By Kate Atkinson’15
Rose’s Soul Food Restaurant is located at the intersection of Short and Broad streets, just across from the Salvation Army in Beloit. The unassuming one-story building has minimal signage and sits in the corner of a parking lot, so it can be easy to miss if you’re not looking out for it.
As I approach the restaurant on a chilly Sunday evening, joined by Santiago Quintana’15, several cars occupy the lot and we are instantly intrigued by a sign in the window that boasts, “Ribs so tender, need no teeth.” Rose’s consists of two conjoined rooms, the restaurant and Clancy’s Lounge. The latter houses a pool table, old arcade games, and large speakers, which on this particular Sunday were playing a boisterous mix of oldies and ’80s pop.
Rose’s is about to enter its sixth year of business, but the owner (and namesake of the restaurant) has been cooking for her entire life. “We had the biggest garden in South Beloit,” says Rose of growing up in the area. “We were always cooking with a lot of fresh food.” Rose has been cooking for her large family, friends, and neighbors for as long as she can remember, so opening a restaurant was a natural move.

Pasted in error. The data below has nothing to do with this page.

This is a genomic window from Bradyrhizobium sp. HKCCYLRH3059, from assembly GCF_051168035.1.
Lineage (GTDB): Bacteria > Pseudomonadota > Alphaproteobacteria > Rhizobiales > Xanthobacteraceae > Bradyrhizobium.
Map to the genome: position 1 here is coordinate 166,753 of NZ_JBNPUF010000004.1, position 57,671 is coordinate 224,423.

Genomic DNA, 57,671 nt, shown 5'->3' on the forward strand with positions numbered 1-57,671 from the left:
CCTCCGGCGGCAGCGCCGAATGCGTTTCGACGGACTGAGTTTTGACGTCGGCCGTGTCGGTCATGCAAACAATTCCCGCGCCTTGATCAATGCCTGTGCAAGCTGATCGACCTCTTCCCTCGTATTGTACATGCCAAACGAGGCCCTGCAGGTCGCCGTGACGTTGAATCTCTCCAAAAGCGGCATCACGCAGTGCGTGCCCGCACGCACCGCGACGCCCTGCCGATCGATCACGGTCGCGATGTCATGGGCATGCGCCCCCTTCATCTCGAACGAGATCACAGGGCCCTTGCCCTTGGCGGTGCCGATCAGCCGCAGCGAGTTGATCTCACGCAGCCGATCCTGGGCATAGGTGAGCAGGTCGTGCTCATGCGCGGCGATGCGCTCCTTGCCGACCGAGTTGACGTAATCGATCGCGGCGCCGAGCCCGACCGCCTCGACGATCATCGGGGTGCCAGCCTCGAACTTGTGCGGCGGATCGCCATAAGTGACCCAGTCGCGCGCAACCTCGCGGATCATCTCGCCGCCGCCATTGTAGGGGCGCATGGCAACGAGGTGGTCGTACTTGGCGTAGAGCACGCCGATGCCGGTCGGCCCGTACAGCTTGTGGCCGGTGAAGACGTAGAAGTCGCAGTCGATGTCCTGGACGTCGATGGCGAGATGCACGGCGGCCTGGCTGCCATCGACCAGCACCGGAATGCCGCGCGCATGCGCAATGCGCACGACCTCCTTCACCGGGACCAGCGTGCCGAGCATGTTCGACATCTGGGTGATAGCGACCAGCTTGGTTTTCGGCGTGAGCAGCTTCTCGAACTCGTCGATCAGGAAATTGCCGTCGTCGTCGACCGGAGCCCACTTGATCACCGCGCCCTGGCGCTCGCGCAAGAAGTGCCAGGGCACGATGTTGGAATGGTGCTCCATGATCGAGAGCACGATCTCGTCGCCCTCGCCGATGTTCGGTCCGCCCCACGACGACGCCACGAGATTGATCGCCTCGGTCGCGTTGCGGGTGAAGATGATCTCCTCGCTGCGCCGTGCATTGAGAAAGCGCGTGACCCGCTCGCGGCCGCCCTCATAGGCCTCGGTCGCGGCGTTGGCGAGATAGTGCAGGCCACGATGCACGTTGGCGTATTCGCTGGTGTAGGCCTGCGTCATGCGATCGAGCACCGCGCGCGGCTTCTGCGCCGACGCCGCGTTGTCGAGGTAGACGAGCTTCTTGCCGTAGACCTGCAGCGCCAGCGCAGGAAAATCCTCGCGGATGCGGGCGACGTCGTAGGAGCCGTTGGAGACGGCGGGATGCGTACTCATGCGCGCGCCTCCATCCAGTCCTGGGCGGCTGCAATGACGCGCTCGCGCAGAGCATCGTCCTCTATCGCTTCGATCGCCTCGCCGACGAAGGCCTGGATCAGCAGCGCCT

According to Rose, her restaurant is the only place within 100 miles that serves real southern soul food, which ranges from the aforementioned barbeque ribs to fried corn, southern smothered pork chops, peach cobbler and, for a limited time from November to February, chitterlings (pig intestines). Rose assures me that the sign in the window is true – her ribs are so tender, you don’t need teeth to enjoy them. “That’s how they do it down South,” she tells me. “It’s a secret what’s in it, but they’re smothered for a long time.”
Our waitress, Lisa, is friendly and seems to know everyone who comes into the restaurant and Rose herself is warm and welcoming. She has garnered many regulars over the years, including a good number of Beloit students. Our dinners are delicious and the combined total comes to less than fifteen dollars. Rose’s offers a vegetarian special (choice of 3 sides and a hunk of cornbread) and a 15 percent discount to students when they bring their college I.D.
Food usually takes a while to arrive at Rose’s – we arrived at 6 p.m. and didn’t leave until an hour and a half later – but that’s just part of the experience. The pace of the restaurant is leisurely, all the better to admire the décor or sip on a sweet tea while listening to the chatter of happy customers. For a good home-cooked meal close to campus, Rose’s is worth the wait.